MAT 1214 may be used to satisfy the core requirement in Mathematics, as well as one of the General Engineering requirements. PHY 1943 and PHY 1963 may be used to satisfy the core requirement in Life and Physical Sciences, as well as two of the General Engineering requirements.

For a complete listing of courses that satisfy the Core Curriculum requirements, see Core Curriculum Component Area Requirements.

Core Curriculum Component Area Requirements

First Year Experience Requirement (3 semester credit hours)

All students must complete the following course, for a total of 3 semester credit hours:

AIS 1203Academic Inquiry and Scholarship3

Communication (6 semester credit hours)

Students must complete the following courses, for a total of 6 semester credit hours:

WRC 1013Freshman Composition I (Q)3
WRC 1023Freshman Composition II (Q)3

Mathematics (3 semester credit hours)

Students must complete one of the following courses, for a total of 3 semester credit hours:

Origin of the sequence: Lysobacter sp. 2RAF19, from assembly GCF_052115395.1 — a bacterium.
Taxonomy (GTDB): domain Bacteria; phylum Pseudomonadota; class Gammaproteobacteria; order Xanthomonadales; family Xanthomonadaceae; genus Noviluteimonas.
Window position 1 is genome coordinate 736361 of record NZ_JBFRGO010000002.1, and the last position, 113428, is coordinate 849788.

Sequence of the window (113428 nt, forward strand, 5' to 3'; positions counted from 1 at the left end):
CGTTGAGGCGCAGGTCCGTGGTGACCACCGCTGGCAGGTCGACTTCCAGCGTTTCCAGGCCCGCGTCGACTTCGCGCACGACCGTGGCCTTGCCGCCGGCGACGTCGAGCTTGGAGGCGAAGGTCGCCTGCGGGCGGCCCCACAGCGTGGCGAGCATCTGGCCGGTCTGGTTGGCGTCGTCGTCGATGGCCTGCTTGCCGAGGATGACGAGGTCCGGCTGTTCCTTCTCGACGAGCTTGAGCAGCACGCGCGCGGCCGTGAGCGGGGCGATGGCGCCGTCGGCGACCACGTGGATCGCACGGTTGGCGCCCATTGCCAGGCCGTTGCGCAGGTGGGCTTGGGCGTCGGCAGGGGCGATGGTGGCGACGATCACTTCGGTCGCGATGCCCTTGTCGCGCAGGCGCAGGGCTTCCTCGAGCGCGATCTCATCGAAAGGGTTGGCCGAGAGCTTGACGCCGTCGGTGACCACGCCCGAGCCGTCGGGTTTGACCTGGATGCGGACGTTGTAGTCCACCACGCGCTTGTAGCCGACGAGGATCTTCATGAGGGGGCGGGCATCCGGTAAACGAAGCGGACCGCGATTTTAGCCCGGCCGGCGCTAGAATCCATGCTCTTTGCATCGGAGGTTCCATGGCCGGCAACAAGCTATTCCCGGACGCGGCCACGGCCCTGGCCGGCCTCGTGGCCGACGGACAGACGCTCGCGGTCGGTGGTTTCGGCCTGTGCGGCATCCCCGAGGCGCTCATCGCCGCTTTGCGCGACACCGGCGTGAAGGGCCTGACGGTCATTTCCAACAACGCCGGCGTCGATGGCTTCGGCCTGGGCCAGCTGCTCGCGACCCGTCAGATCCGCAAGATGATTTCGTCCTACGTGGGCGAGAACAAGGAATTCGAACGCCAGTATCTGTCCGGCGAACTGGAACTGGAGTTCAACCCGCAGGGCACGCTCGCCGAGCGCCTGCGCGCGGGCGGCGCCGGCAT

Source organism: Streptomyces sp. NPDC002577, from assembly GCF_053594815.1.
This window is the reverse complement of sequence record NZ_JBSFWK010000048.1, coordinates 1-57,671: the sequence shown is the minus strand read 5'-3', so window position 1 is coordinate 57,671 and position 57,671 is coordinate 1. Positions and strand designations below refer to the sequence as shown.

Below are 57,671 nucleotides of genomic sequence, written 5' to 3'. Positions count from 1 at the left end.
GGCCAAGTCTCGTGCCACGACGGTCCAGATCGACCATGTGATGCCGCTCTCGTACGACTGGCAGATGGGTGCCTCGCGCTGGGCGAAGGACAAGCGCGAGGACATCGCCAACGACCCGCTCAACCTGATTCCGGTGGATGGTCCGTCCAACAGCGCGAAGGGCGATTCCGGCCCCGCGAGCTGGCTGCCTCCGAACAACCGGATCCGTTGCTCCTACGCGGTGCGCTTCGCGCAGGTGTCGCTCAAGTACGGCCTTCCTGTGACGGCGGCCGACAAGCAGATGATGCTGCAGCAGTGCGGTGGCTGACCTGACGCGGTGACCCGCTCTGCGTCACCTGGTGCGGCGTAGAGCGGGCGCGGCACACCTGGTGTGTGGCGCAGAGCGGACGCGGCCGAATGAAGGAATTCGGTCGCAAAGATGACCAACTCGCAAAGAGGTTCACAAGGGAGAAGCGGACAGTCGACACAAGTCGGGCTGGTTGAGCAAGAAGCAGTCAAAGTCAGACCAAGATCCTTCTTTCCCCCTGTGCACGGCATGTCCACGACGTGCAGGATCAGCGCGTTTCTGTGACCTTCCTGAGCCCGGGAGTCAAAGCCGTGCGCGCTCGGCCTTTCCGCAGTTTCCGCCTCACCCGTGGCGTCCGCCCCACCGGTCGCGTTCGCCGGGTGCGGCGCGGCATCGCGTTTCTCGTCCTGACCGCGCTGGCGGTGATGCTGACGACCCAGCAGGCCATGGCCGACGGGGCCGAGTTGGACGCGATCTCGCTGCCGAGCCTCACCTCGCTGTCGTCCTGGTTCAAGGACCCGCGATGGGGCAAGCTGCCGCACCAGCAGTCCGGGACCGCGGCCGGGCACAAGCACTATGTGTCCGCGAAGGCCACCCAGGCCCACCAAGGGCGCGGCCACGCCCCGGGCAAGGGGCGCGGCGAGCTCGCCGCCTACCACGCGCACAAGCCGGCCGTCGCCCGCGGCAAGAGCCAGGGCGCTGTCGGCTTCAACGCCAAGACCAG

MAT 1023College Algebra with Applications3
MAT 1033Algebra with Calculus for Business3
MAT 1043Introduction to Mathematics3
MAT 1073Algebra for Scientists and Engineers3
MAT 1093Precalculus3
MAT 1193Calculus for the Biosciences3
MAT 1214Calculus I4
STA 1053Basic Statistics3

Life and Physical Sciences (6 semester credit hours)

Students must complete two of the following courses for a total of 6 semester credit hours:

ANT 2033Introduction to Biological Anthropology3
AST 1013Introduction to Astronomy3
AST 1033Exploration of the Solar System3
BIO 1233Contemporary Biology I3
BIO 1243Contemporary Biology II3
BIO 1404Biosciences I4
BIO 1414Biosciences II4
ES 1113Environmental Botany3
ES 1123Environmental Zoology3
ES 1213Environmental Geology3
ES 2013Introduction to Environmental Science I3
ES 2023Introduction to Environmental Science II3
GEO 1013The Third Planet3
GEO 1123Life Through Time3
GRG 2613Physical Geography3
PHY 1013Universes3
PHY 1943Physics for Scientists and Engineers I3
PHY 1963Physics for Scientists and Engineers II3

Language, Philosophy and Culture (3 semester credit hours)

Students must complete one of the following courses, for a total of 3 semester credit hours:

AAS 2013Introduction to African American Studies3
AAS 2113African American Culture, Leadership and Social Issues3
ANT 2063Language, Thought, and Culture3
ARA 1014Elementary Arabic I4